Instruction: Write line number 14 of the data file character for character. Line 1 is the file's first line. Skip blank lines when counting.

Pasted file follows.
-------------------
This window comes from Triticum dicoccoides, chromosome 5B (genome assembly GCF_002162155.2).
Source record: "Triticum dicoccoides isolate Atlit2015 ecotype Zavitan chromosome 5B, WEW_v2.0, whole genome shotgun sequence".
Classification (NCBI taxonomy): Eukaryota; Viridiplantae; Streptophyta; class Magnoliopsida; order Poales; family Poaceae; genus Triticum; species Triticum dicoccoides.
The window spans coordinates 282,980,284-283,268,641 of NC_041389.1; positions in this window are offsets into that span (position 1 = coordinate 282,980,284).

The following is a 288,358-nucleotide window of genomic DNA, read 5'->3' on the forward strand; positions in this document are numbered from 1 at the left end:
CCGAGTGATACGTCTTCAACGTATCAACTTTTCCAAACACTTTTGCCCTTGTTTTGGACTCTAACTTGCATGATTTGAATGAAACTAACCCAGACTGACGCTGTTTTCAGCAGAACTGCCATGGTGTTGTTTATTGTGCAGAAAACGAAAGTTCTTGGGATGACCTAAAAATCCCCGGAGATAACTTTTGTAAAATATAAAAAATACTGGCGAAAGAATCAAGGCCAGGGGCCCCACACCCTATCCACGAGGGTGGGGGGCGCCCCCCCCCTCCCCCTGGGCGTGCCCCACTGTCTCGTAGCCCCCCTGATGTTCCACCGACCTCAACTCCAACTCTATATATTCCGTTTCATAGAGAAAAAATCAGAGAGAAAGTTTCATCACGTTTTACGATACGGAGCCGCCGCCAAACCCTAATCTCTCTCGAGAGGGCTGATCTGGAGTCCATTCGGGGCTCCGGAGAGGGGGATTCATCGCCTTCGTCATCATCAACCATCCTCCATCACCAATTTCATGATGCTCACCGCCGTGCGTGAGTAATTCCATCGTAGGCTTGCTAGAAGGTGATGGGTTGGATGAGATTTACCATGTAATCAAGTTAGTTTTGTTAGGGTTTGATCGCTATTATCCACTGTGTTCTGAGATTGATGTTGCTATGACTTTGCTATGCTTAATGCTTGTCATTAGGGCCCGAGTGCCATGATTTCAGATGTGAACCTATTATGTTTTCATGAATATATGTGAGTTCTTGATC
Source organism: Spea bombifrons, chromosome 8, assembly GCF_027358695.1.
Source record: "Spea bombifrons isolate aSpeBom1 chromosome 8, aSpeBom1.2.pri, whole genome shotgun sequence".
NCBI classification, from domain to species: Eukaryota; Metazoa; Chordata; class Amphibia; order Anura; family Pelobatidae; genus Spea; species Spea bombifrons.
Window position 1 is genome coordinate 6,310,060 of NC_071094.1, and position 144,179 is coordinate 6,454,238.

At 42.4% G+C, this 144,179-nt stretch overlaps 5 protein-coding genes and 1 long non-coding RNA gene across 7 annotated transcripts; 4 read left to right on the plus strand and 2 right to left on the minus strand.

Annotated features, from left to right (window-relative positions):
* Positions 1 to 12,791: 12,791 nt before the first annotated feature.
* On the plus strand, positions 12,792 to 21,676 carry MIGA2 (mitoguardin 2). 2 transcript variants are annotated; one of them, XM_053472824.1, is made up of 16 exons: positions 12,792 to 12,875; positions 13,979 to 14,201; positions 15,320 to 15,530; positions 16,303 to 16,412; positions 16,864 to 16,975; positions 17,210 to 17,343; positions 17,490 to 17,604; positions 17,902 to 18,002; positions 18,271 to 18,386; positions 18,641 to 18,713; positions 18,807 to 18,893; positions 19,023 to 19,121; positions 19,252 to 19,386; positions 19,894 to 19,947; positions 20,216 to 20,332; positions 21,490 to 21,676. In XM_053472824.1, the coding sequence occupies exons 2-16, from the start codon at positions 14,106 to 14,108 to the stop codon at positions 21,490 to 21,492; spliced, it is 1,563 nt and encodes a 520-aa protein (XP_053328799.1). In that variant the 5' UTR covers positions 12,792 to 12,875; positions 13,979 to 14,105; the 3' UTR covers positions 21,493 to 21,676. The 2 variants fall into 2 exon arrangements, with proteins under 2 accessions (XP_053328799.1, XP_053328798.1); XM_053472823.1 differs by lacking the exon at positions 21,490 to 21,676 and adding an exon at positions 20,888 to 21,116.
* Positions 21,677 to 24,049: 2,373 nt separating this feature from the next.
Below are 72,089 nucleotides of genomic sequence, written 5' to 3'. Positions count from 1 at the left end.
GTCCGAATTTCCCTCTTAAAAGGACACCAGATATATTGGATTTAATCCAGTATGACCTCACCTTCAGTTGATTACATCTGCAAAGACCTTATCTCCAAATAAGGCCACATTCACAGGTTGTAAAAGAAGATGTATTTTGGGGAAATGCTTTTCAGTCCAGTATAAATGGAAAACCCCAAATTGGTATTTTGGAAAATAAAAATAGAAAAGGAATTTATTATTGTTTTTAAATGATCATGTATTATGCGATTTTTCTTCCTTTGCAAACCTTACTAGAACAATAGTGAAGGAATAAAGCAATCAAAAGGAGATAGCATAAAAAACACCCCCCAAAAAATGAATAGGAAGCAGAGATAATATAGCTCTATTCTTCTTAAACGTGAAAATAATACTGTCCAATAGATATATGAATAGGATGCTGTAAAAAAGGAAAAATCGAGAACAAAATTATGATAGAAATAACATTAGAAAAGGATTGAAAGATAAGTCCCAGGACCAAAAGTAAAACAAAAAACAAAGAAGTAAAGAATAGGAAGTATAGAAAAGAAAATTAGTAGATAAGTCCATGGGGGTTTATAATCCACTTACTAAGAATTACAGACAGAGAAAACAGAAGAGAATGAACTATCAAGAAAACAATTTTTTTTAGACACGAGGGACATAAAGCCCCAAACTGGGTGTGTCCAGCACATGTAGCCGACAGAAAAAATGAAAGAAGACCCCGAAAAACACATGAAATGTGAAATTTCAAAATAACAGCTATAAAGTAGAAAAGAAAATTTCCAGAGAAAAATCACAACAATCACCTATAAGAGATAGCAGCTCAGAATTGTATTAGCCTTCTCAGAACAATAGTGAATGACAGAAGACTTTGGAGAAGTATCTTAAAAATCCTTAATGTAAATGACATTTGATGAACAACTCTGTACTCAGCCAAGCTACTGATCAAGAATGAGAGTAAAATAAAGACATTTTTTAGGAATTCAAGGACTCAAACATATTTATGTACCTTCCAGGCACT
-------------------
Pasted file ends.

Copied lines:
* On the plus strand, positions 12,792 to 21,676 carry MIGA2 (mitoguardin 2). 2 transcript variants are annotated; one of them, XM_053472824.1, is made up of 16 exons: positions 12,792 to 12,875; positions 13,979 to 14,201; positions 15,320 to 15,530; positions 16,303 to 16,412; positions 16,864 to 16,975; positions 17,210 to 17,343; positions 17,490 to 17,604; positions 17,902 to 18,002; positions 18,271 to 18,386; positions 18,641 to 18,713; positions 18,807 to 18,893; positions 19,023 to 19,121; positions 19,252 to 19,386; positions 19,894 to 19,947; positions 20,216 to 20,332; positions 21,490 to 21,676. In XM_053472824.1, the coding sequence occupies exons 2-16, from the start codon at positions 14,106 to 14,108 to the stop codon at positions 21,490 to 21,492; spliced, it is 1,563 nt and encodes a 520-aa protein (XP_053328799.1). In that variant the 5' UTR covers positions 12,792 to 12,875; positions 13,979 to 14,105; the 3' UTR covers positions 21,493 to 21,676. The 2 variants fall into 2 exon arrangements, with proteins under 2 accessions (XP_053328799.1, XP_053328798.1); XM_053472823.1 differs by lacking the exon at positions 21,490 to 21,676 and adding an exon at positions 20,888 to 21,116.